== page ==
The Corner

Medical Identity Theft and Obamacare

Most identity theft in the United States is medical-related, according to a recent report from the Identity Theft Resource Center. The survey was released even as certain aspects of Obamacare enrollment have raised concerns about identity theft and consumer privacy.

The Center defines medical identity theft as “the fraudulent use of an individual’s personally identifiable information, such as name, Social Security number, and/or medical insurance identity number to obtain medical goods or services, or to fraudulently bill for medical goods or services using an unlawfully obtained medical identity,” also noting that it “has profound consequences for patients, insurance providers and health care providers.”

In 2012 alone, medical identity theft increased by nearly 25 percent, affecting 1.85 million Americans, according to another recent report from the Ponemon Institute, which researches privacy issues.

Michael Ollove, a reporter for Stateline, noted that 43 percent of identity-theft incidents in the United States are medical-related, “a far greater chunk than identity thefts involving banking and finance, the government and the military, or education. The U.S. Department of Health and Human Services says that since it started keeping records in 2009, the medical records of between 27.8 million and 6.7 million people have been breached.”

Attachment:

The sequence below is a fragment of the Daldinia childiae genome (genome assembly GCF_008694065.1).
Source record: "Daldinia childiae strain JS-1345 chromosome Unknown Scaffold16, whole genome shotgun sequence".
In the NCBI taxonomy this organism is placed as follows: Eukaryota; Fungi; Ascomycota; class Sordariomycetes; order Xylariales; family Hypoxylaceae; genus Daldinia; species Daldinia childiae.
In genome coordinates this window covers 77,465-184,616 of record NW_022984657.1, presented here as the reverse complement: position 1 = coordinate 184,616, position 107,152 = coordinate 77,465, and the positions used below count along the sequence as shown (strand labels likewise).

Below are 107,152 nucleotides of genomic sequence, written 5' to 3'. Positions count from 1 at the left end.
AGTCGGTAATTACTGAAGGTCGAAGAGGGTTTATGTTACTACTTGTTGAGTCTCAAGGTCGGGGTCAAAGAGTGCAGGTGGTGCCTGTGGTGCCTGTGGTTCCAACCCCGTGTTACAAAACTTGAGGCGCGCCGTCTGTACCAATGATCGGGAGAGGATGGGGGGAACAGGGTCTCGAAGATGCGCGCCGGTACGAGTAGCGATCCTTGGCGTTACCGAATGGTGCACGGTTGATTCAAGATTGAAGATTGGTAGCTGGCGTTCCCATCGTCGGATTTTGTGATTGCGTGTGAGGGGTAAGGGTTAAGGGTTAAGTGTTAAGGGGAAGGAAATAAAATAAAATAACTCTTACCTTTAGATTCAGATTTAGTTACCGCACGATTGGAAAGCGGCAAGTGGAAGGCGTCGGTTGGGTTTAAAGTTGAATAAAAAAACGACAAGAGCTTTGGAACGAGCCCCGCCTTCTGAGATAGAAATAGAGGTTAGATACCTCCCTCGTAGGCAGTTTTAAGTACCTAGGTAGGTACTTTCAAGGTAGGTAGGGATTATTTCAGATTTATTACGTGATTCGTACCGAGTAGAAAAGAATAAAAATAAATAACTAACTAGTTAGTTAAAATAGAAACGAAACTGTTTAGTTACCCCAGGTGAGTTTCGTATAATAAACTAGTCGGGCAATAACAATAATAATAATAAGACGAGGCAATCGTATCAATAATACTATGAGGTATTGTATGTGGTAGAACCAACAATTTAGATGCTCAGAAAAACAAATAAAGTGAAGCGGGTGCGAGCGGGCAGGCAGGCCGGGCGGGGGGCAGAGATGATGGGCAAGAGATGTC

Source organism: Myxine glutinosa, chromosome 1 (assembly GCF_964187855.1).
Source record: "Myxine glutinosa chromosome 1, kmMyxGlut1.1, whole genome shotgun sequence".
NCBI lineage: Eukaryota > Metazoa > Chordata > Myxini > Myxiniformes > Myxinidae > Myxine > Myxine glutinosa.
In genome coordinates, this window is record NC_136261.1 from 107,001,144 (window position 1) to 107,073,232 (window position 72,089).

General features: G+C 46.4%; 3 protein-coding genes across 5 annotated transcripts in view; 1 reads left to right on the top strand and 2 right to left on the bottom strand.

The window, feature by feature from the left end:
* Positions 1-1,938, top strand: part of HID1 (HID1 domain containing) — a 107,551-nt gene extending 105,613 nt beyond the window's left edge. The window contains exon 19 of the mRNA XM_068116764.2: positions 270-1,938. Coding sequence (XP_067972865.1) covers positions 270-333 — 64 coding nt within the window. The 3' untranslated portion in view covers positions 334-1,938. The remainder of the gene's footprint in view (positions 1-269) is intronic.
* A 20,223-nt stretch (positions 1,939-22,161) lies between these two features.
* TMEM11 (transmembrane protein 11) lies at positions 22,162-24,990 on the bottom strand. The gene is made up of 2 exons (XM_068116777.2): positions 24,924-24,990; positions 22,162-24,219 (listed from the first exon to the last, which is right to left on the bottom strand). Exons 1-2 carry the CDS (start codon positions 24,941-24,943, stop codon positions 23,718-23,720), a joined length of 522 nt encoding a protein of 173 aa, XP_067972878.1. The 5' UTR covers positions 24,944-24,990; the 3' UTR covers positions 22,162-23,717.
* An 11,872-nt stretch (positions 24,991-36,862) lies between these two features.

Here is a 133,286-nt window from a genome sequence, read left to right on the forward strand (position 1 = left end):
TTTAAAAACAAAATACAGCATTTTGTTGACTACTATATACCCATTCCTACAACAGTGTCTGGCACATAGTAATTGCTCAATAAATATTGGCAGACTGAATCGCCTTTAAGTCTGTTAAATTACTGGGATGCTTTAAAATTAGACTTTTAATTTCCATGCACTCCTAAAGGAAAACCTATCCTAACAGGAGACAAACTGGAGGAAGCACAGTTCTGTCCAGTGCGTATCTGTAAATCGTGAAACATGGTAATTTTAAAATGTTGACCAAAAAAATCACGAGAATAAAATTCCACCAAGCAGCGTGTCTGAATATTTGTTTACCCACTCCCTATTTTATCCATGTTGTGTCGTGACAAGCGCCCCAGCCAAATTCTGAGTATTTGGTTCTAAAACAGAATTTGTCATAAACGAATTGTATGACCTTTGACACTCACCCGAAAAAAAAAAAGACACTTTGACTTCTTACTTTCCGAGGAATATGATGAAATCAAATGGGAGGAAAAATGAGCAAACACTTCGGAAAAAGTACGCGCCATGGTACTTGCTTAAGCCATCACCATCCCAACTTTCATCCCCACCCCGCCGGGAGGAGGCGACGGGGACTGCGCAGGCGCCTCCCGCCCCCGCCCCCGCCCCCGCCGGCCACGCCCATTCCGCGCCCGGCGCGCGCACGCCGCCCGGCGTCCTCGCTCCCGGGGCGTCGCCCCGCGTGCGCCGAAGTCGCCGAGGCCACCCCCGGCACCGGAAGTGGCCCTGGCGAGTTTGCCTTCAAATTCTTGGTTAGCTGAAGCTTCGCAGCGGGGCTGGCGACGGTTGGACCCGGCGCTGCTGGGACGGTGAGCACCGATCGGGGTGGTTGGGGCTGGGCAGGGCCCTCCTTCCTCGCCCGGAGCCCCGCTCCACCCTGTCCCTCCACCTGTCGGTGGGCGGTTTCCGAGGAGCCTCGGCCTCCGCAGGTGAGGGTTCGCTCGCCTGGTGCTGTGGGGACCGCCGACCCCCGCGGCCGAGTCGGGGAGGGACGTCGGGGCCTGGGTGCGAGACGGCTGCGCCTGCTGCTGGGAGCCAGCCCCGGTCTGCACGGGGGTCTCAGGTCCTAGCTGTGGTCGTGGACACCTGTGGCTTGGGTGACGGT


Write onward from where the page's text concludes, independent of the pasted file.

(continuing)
Regardless, as many as 31 states do not conduct background checks on Obamacare navigators, who have access to enrollees’ names, Social Security numbers, financial records, and health information. A recent NR report found that in California, at least 43 navigators approved by the state health exchange had prior convictions, including for forgery and welfare fraud.

Clearly, there’s enormous risk that consumers’ confidential information could fall into the wrong hands. Without more oversight, expect even more dramatic statistics by next year.

Jillian Kay Melchior — Jillian Kay Melchior writes for National Review as a Thomas L. Rhodes Fellow for the Franklin Center. She is also a senior fellow at the Independent Women’s Forum.

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